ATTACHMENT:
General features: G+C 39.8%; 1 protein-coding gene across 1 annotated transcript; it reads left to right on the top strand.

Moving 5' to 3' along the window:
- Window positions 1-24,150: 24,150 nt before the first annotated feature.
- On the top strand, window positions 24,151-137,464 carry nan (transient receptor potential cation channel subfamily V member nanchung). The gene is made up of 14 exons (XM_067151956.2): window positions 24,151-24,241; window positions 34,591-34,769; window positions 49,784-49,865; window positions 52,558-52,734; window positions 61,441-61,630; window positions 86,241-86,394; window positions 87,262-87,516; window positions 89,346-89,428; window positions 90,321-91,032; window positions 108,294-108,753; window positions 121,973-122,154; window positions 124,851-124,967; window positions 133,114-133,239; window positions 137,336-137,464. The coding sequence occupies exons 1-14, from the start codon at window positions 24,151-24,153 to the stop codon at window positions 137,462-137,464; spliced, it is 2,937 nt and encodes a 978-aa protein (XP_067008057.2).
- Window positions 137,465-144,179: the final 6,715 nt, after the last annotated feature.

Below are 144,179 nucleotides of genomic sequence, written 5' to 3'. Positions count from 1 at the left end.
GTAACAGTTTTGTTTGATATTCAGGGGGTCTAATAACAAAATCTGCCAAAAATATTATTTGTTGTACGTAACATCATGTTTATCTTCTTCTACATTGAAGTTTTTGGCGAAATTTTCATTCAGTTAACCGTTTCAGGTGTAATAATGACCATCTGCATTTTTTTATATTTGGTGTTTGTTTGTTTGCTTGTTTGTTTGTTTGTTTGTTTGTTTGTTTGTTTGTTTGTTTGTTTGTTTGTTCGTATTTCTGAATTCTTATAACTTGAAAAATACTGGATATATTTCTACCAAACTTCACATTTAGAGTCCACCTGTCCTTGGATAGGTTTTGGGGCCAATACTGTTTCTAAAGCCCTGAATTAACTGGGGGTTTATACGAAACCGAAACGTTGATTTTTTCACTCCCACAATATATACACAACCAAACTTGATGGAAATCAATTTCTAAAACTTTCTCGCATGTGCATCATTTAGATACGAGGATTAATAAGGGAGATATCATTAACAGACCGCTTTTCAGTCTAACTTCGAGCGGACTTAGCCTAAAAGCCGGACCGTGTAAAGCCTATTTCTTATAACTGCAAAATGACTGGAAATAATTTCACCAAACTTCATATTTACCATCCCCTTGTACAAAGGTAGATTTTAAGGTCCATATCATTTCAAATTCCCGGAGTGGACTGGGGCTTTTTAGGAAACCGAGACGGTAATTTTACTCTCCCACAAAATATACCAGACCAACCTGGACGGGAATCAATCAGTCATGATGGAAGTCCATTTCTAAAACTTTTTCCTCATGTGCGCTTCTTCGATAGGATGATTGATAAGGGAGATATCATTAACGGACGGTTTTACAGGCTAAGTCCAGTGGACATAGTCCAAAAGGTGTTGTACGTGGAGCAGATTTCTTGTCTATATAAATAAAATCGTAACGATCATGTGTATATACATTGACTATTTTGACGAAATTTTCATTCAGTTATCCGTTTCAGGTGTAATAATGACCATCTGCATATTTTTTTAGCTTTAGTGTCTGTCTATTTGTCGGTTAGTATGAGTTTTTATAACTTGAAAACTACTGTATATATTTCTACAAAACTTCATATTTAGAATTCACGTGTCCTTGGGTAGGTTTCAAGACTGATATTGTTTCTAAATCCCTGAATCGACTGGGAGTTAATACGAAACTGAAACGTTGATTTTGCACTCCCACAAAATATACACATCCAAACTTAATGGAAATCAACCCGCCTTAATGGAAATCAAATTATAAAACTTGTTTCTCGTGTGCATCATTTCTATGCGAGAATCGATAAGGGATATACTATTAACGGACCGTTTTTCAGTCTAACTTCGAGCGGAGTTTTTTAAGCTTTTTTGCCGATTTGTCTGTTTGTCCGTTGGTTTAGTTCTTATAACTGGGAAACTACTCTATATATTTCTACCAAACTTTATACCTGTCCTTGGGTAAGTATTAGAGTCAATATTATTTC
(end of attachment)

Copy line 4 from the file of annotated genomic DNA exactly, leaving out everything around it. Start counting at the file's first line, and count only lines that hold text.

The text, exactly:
- On the top strand, window positions 24,151-137,464 carry nan (transient receptor potential cation channel subfamily V member nanchung). The gene is made up of 14 exons (XM_067151956.2): window positions 24,151-24,241; window positions 34,591-34,769; window positions 49,784-49,865; window positions 52,558-52,734; window positions 61,441-61,630; window positions 86,241-86,394; window positions 87,262-87,516; window positions 89,346-89,428; window positions 90,321-91,032; window positions 108,294-108,753; window positions 121,973-122,154; window positions 124,851-124,967; window positions 133,114-133,239; window positions 137,336-137,464. The coding sequence occupies exons 1-14, from the start codon at window positions 24,151-24,153 to the stop codon at window positions 137,462-137,464; spliced, it is 2,937 nt and encodes a 978-aa protein (XP_067008057.2).